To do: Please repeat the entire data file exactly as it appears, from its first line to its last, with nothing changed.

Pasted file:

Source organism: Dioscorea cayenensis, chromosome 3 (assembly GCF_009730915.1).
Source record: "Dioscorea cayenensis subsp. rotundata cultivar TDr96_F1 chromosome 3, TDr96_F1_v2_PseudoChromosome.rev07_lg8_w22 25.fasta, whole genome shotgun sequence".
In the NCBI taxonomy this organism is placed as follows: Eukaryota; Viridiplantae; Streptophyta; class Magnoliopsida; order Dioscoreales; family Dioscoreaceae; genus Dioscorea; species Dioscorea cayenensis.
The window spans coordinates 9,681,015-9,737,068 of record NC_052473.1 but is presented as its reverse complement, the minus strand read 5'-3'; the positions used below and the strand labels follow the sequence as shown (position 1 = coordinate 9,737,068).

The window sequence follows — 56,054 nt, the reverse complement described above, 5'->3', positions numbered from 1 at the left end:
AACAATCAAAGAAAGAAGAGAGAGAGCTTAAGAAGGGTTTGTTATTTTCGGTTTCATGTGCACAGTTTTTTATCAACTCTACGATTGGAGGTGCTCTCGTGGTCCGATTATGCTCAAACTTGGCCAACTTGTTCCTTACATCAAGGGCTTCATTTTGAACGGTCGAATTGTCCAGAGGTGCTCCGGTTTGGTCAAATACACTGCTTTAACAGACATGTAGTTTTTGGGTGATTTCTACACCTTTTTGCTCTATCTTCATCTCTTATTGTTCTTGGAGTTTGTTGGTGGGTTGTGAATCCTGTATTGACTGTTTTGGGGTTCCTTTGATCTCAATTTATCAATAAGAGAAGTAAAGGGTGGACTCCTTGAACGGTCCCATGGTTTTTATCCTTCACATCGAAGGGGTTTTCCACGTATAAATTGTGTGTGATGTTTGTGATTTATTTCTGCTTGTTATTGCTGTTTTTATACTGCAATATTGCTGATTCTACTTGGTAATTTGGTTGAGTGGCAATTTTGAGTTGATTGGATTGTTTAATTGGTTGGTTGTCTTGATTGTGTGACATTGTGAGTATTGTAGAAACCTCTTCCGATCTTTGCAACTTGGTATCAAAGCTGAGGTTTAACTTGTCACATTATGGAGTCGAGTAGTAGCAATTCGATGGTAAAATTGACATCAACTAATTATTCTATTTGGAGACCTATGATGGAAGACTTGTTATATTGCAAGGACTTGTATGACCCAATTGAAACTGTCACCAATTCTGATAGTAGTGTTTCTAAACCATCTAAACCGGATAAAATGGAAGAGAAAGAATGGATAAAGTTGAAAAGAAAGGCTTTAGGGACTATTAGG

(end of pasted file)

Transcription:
Source organism: Dioscorea cayenensis, chromosome 3 (assembly GCF_009730915.1).
Source record: "Dioscorea cayenensis subsp. rotundata cultivar TDr96_F1 chromosome 3, TDr96_F1_v2_PseudoChromosome.rev07_lg8_w22 25.fasta, whole genome shotgun sequence".
In the NCBI taxonomy this organism is placed as follows: Eukaryota; Viridiplantae; Streptophyta; class Magnoliopsida; order Dioscoreales; family Dioscoreaceae; genus Dioscorea; species Dioscorea cayenensis.
The window spans coordinates 9,681,015-9,737,068 of record NC_052473.1 but is presented as its reverse complement, the minus strand read 5'-3'; the positions used below and the strand labels follow the sequence as shown (position 1 = coordinate 9,737,068).

The window sequence follows — 56,054 nt, the reverse complement described above, 5'->3', positions numbered from 1 at the left end:
AACAATCAAAGAAAGAAGAGAGAGAGCTTAAGAAGGGTTTGTTATTTTCGGTTTCATGTGCACAGTTTTTTATCAACTCTACGATTGGAGGTGCTCTCGTGGTCCGATTATGCTCAAACTTGGCCAACTTGTTCCTTACATCAAGGGCTTCATTTTGAACGGTCGAATTGTCCAGAGGTGCTCCGGTTTGGTCAAATACACTGCTTTAACAGACATGTAGTTTTTGGGTGATTTCTACACCTTTTTGCTCTATCTTCATCTCTTATTGTTCTTGGAGTTTGTTGGTGGGTTGTGAATCCTGTATTGACTGTTTTGGGGTTCCTTTGATCTCAATTTATCAATAAGAGAAGTAAAGGGTGGACTCCTTGAACGGTCCCATGGTTTTTATCCTTCACATCGAAGGGGTTTTCCACGTATAAATTGTGTGTGATGTTTGTGATTTATTTCTGCTTGTTATTGCTGTTTTTATACTGCAATATTGCTGATTCTACTTGGTAATTTGGTTGAGTGGCAATTTTGAGTTGATTGGATTGTTTAATTGGTTGGTTGTCTTGATTGTGTGACATTGTGAGTATTGTAGAAACCTCTTCCGATCTTTGCAACTTGGTATCAAAGCTGAGGTTTAACTTGTCACATTATGGAGTCGAGTAGTAGCAATTCGATGGTAAAATTGACATCAACTAATTATTCTATTTGGAGACCTATGATGGAAGACTTGTTATATTGCAAGGACTTGTATGACCCAATTGAAACTGTCACCAATTCTGATAGTAGTGTTTCTAAACCATCTAAACCGGATAAAATGGAAGAGAAAGAATGGATAAAGTTGAAAAGAAAGGCTTTAGGGACTATTAGG